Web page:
5 critical questions corporate America will answer in the coming weeks 😥
'Moment of truth'? ⏰
One of the most extraordinary market stories of 2022 has been the resilience of earnings expectations.
“Economic data is deteriorating, the first half of the year was one of the worst ever for global markets, and yet consensus estimates now point to a higher earnings growth rate for 2022 than back on January 1st,“ Bank of America analysts wrote in an email on Sunday.
This Thursday, the big banks kick off earnings season with the release of their Q2 financial results. That means in the coming weeks, we’ll hear from the biggest companies in America as they announce their quarterly earnings and discuss their business outlooks.
Morgan Stanley’s Michael Wilson thinks the coming weeks could be “The Moment of Truth, or Denial,“ as he titled a July 5 research note.
“The direction of stocks from here should be mostly about earnings,” he wrote. “Q2 results should shed some light on the outcome.”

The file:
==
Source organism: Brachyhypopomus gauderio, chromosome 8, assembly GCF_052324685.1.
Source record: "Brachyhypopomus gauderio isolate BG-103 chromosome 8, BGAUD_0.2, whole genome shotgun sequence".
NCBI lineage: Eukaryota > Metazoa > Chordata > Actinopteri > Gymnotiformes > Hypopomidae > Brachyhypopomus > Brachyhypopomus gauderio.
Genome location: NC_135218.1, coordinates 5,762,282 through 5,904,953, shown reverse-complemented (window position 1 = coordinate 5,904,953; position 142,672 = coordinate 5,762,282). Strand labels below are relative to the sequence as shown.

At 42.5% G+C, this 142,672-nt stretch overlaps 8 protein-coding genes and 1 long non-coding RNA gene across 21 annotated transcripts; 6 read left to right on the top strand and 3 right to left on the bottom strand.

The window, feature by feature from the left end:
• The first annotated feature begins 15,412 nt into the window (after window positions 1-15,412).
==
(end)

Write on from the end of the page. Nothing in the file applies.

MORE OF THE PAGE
And most experts don’t expect a lot of good news regarding Q2 results.
“All of the macro barometers we track that tend to lead earnings results are pointing to a miss — a falling guidance ratio, ailing corporate sentiment, slowing signs in both consumption and industrial activity plus negative economic surprises,” BofA’s Savita Subramanian wrote on Tuesday.
It’s not just Q2 either. Experts think prospects for the coming quarters aren’t much rosier.
“We expect cautious commentary will prompt cuts to forward estimates,” Goldman Sachs’ David Kostin wrote on Friday.
For investors, the question is to what degree any downward revisions to earnings will affect stock prices, which have plunged around 20% since the beginning of the year.
“Equities may struggle to make headway whilst EPS forecasts are falling, even if discount rates continue to recede,” Daniel Grosvenor, director of global equity strategy at Oxford Economics, wrote on Friday. “However, we think the market is already pricing in a worse outcome than the consensus expects, and this should limit further losses.“
In other words, bad news might not necessarily cause stock prices to fall further. In fact, if the news isn’t much worse than what’s priced into the markets, then markets could actually rally.
With all that in mind, below are some tough questions we expect corporate America to answer.
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